Regarding the second, you’d likely improve your chances of lateraling to biglaw if you went after a clerkship, 2 yrs ADA, and 1.5-2 yrs at a top commercial lit/WCC boutique. You’d probably take a haircut as to class year and would not want to wait much past that, but it’s doable 5 yrs out, depending on the market. I would not recommend trying to do so after only 6 mos at the boutique.

I’d figure out what you really want to do. If AUSA, i’d do my best to make the DA’s office work, get to grand jury, and try some felonies. If biglaw, well, not sure why you’d do ADA to begin with, but I understand things can change. In that case you’re better off trying to make the jump now (which can be done, depending on credentials and market) or do a reputable boutique and try to lateral in a couple yrs when you’re 5 yrs out.

Anonymous User
Posts: 325896
Joined: Tue Aug 11, 2009 9:32 am

Re: Do I screw ausa chance by going to a boutique?

Postby Anonymous User » Thu May 17, 2018 8:01 pm

Anonymous User wrote:As to the first q, you will certainly be asked why you left so soon, if being a prosecutor is what you want to do. You may have a compelling answer, I don’t know. But it’s unlikely to help unless, say, a premier WCC boutique and/or one where you’ll really get meaningful experience. By leaving the DA so early, you’re missing most of the substantive experience that makes those jobs worthwhile in the first place, and which you’re unlikely to get even at a top “trial boutique” in equal measure.

Regarding the second, you’d likely improve your chances of lateraling to biglaw if you went after a clerkship, 2 yrs ADA, and 1.5-2 yrs at a top commercial lit/WCC boutique. You’d probably take a haircut as to class year and would not want to wait much past that, but it’s doable 5 yrs out, depending on the market. I would not recommend trying to do so after only 6 mos at the boutique.

I’d figure out what you really want to do. If AUSA, i’d do my best to make the DA’s office work, get to grand jury, and try some felonies. If biglaw, well, not sure why you’d do ADA to begin with, but I understand things can change. In that case you’re better off trying to make the jump now (which can be done, depending on credentials and market) or do a reputable boutique and try to lateral in a couple yrs when you’re 5 yrs out.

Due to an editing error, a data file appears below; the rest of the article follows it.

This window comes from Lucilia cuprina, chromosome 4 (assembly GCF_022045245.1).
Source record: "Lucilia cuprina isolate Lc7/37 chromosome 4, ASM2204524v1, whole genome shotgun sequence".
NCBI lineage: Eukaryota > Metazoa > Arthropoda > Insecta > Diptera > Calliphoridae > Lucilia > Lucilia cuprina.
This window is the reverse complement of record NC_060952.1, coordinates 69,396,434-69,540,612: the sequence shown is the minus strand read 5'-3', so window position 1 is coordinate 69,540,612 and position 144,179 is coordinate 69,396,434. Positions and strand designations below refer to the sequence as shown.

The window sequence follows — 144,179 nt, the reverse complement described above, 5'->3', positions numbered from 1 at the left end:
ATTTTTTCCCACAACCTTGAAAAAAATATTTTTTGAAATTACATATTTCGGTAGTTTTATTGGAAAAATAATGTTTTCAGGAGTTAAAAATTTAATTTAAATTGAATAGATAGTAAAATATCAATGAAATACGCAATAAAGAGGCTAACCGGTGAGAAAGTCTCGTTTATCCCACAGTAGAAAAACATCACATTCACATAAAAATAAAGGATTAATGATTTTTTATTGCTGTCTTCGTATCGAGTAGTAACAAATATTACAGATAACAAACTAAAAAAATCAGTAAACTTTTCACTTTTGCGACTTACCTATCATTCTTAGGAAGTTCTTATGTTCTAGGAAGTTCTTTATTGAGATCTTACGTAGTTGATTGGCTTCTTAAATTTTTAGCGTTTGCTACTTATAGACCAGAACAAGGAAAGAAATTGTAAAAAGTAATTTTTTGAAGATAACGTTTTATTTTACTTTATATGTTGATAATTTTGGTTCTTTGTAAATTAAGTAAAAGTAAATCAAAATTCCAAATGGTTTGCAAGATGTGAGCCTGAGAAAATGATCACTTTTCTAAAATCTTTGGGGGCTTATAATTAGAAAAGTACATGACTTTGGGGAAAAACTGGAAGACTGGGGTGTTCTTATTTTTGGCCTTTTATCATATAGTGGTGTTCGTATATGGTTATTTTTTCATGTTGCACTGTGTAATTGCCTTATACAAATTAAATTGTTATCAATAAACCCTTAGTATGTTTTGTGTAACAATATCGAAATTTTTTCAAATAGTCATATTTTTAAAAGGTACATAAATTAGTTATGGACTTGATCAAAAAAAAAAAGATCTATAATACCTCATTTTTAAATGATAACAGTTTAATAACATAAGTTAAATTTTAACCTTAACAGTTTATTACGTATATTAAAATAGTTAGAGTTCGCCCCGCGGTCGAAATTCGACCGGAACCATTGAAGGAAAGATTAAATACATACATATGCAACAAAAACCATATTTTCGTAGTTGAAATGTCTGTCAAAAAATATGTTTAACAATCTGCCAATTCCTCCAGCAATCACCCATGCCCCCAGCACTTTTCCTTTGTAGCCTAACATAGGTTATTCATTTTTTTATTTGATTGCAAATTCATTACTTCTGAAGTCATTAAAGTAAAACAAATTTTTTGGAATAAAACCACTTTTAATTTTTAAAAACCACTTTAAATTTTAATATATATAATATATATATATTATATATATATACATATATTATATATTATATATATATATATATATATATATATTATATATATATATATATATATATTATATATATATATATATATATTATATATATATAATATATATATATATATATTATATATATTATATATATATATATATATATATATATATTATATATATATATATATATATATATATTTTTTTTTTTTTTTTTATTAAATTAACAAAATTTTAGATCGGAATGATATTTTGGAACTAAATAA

OP here. This was an extremely helpful answer.

If state litigation paid more, I would be happy. But it doesn’t, and the only way I can really afford to have the life I want is if ausa is on the horizon, and even then it’ll be very hard. Problem is that, if it’s not on the horizon, by the time I find that out I’ll be 7 years out of LS and it’ll be much more difficult (if not impossible) to make solid money in private sector litigation as you pointed out.

I enjoy litigation-type work in different contexts. I loved my clerkship, I like appellate work, I like doing trials, motions, etc. I suppose I’m now curious about what private sector litigation is all about. There’s something a bit repetitive about criminal lit, which is why I think I find myself feeling antsy...in addition to the financial aspect.

PMan99

Bronze
Posts: 323
Joined: Mon Jan 10, 2011 3:21 pm

Re: Do I screw ausa chance by going to a boutique?

Postby PMan99 » Fri May 18, 2018 1:29 am

Anonymous User wrote:
PMan99 wrote:Depends on the boutique, market, etc. In LA, for instance, boutiques like Bird Marella or Hueston Hennigan are probably better for AUSA chances than any big law firm. But a big firm will be better than a middling boutique with no institutional AUSA ties.


Would one with my resume (note the fedclerk) be able to use a solid boutique to climb up to biglaw or am I more competitive for biglaw without private sector experience?


Honestly, I'm not really sure there is a clear answer. If you want biglaw, there's no reason not to apply now. You're getting some interviews which is a good sign. If you completely strike out, it's not like the firms will remember in 2 years if you apply again. Depending on the strength of the boutique you may be able to get another crack at things, but in many cases that's a difficult road to go down unless the boutique has a great reputation. And most of those firms are paying close to Cravath anyway, so jumping for the salary wouldn't make sense if you do land a top boutique.